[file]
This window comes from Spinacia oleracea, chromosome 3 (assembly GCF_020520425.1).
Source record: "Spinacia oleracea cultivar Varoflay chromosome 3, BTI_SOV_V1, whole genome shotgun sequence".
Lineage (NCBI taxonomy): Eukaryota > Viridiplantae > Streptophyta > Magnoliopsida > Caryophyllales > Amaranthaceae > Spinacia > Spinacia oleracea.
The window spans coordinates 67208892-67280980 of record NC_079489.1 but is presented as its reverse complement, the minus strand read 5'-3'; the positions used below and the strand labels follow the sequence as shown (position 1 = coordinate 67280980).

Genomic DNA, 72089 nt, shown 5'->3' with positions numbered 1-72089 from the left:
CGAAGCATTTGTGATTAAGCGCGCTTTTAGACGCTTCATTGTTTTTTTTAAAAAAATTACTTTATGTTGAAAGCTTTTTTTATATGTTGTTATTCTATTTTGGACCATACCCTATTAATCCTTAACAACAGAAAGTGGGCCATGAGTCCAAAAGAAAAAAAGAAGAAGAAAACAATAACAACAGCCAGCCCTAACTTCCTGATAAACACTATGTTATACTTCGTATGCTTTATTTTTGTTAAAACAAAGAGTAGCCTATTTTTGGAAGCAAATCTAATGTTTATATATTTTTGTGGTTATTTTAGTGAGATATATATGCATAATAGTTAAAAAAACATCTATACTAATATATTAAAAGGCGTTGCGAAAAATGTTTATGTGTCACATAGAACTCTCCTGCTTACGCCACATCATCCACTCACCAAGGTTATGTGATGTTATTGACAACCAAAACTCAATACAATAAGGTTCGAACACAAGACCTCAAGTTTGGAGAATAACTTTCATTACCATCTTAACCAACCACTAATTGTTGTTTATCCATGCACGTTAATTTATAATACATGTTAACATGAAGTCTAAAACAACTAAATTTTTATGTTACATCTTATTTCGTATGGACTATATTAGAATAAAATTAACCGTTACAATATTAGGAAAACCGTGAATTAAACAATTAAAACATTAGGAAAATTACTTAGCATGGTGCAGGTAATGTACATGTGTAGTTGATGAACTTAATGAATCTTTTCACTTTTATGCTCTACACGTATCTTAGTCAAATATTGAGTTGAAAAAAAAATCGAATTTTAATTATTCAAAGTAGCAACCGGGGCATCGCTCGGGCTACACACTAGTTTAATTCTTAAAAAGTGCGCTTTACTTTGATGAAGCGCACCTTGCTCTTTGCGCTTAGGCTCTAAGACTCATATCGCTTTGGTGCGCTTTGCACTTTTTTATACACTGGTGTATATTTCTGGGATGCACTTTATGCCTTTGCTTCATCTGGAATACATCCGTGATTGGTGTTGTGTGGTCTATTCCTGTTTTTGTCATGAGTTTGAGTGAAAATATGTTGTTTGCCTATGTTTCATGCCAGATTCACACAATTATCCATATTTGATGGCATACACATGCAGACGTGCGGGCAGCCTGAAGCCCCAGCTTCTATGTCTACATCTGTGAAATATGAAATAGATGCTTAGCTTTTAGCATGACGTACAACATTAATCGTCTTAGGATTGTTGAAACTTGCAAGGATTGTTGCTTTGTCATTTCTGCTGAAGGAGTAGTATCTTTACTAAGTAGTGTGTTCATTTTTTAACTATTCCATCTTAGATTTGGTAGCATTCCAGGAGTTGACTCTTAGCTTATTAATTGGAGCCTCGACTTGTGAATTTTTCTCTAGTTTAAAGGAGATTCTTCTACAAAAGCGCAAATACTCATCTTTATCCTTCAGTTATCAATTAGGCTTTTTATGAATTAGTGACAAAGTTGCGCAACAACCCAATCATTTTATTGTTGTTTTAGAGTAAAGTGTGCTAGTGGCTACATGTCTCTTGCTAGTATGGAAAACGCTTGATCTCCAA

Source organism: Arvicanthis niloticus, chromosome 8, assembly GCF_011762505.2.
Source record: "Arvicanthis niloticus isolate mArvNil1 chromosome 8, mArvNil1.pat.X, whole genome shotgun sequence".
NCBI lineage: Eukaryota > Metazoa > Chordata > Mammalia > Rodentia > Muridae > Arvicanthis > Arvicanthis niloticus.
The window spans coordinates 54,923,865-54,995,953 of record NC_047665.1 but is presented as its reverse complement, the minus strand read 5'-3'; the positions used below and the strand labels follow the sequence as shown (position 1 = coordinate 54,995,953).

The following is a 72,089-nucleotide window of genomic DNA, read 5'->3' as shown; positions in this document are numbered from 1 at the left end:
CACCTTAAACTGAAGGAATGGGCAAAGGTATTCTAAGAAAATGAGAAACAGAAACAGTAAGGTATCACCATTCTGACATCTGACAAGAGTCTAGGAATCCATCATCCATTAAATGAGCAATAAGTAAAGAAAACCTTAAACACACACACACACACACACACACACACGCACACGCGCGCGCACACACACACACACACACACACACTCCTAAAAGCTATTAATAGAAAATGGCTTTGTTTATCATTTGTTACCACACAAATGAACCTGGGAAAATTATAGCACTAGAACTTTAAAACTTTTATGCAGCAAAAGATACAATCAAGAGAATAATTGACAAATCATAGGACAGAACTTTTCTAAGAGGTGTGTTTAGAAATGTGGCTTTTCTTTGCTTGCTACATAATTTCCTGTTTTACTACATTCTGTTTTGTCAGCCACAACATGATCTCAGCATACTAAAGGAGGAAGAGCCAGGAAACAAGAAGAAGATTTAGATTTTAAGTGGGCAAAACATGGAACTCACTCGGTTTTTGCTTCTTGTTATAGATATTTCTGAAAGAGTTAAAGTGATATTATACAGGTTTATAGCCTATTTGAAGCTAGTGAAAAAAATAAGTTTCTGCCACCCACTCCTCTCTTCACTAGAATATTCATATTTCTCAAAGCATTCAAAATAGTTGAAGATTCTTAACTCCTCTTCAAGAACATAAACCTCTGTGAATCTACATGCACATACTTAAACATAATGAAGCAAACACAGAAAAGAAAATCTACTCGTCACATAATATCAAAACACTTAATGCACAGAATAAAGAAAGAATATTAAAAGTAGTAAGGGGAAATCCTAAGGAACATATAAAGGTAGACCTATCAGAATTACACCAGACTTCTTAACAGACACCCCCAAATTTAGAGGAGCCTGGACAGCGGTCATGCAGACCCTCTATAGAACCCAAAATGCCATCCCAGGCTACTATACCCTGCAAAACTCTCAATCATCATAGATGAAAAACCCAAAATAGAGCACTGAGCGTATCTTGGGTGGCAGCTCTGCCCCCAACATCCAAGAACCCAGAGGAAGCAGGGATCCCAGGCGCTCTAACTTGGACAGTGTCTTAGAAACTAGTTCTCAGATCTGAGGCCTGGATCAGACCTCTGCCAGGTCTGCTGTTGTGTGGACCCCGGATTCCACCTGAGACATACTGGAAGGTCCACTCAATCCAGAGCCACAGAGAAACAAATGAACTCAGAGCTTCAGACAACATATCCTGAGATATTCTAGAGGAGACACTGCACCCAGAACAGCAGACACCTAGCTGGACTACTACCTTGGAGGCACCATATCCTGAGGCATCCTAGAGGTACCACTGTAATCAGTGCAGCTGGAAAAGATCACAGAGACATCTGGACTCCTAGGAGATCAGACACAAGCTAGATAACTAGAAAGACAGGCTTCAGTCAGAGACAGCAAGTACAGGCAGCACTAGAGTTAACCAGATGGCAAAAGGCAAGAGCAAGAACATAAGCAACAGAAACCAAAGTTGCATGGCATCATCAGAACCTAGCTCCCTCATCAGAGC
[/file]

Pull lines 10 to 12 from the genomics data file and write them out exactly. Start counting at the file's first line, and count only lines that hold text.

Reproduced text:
The window spans coordinates 54,923,865-54,995,953 of record NC_047665.1 but is presented as its reverse complement, the minus strand read 5'-3'; the positions used below and the strand labels follow the sequence as shown (position 1 = coordinate 54,995,953).

The following is a 72,089-nucleotide window of genomic DNA, read 5'->3' as shown; positions in this document are numbered from 1 at the left end:
CACCTTAAACTGAAGGAATGGGCAAAGGTATTCTAAGAAAATGAGAAACAGAAACAGTAAGGTATCACCATTCTGACATCTGACAAGAGTCTAGGAATCCATCATCCATTAAATGAGCAATAAGTAAAGAAAACCTTAAACACACACACACACACACACACACACACGCACACGCGCGCGCACACACACACACACACACACACACTCCTAAAAGCTATTAATAGAAAATGGCTTTGTTTATCATTTGTTACCACACAAATGAACCTGGGAAAATTATAGCACTAGAACTTTAAAACTTTTATGCAGCAAAAGATACAATCAAGAGAATAATTGACAAATCATAGGACAGAACTTTTCTAAGAGGTGTGTTTAGAAATGTGGCTTTTCTTTGCTTGCTACATAATTTCCTGTTTTACTACATTCTGTTTTGTCAGCCACAACATGATCTCAGCATACTAAAGGAGGAAGAGCCAGGAAACAAGAAGAAGATTTAGATTTTAAGTGGGCAAAACATGGAACTCACTCGGTTTTTGCTTCTTGTTATAGATATTTCTGAAAGAGTTAAAGTGATATTATACAGGTTTATAGCCTATTTGAAGCTAGTGAAAAAAATAAGTTTCTGCCACCCACTCCTCTCTTCACTAGAATATTCATATTTCTCAAAGCATTCAAAATAGTTGAAGATTCTTAACTCCTCTTCAAGAACATAAACCTCTGTGAATCTACATGCACATACTTAAACATAATGAAGCAAACACAGAAAAGAAAATCTACTCGTCACATAATATCAAAACACTTAATGCACAGAATAAAGAAAGAATATTAAAAGTAGTAAGGGGAAATCCTAAGGAACATATAAAGGTAGACCTATCAGAATTACACCAGACTTCTTAACAGACACCCCCAAATTTAGAGGAGCCTGGACAGCGGTCATGCAGACCCTCTATAGAACCCAAAATGCCATCCCAGGCTACTATACCCTGCAAAACTCTCAATCATCATAGATGAAAAACCCAAAATAGAGCACTGAGCGTATCTTGGGTGGCAGCTCTGCCCCCAACATCCAAGAACCCAGAGGAAGCAGGGATCCCAGGCGCTCTAACTTGGACAGTGTCTTAGAAACTAGTTCTCAGATCTGAGGCCTGGATCAGACCTCTGCCAGGTCTGCTGTTGTGTGGACCCCGGATTCCACCTGAGACATACTGGAAGGTCCACTCAATCCAGAGCCACAGAGAAACAAATGAACTCAGAGCTTCAGACAACATATCCTGAGATATTCTAGAGGAGACACTGCACCCAGAACAGCAGACACCTAGCTGGACTACTACCTTGGAGGCACCATATCCTGAGGCATCCTAGAGGTACCACTGTAATCAGTGCAGCTGGAAAAGATCACAGAGACATCTGGACTCCTAGGAGATCAGACACAAGCTAGATAACTAGAAAGACAGGCTTCAGTCAGAGACAGCAAGTACAGGCAGCACTAGAGTTAACCAGATGGCAAAAGGCAAGAGCAAGAACATAAGCAACAGAAACCAAAGTTGCATGGCATCATCAGAACCTAGCTCCCTCATCAGAGC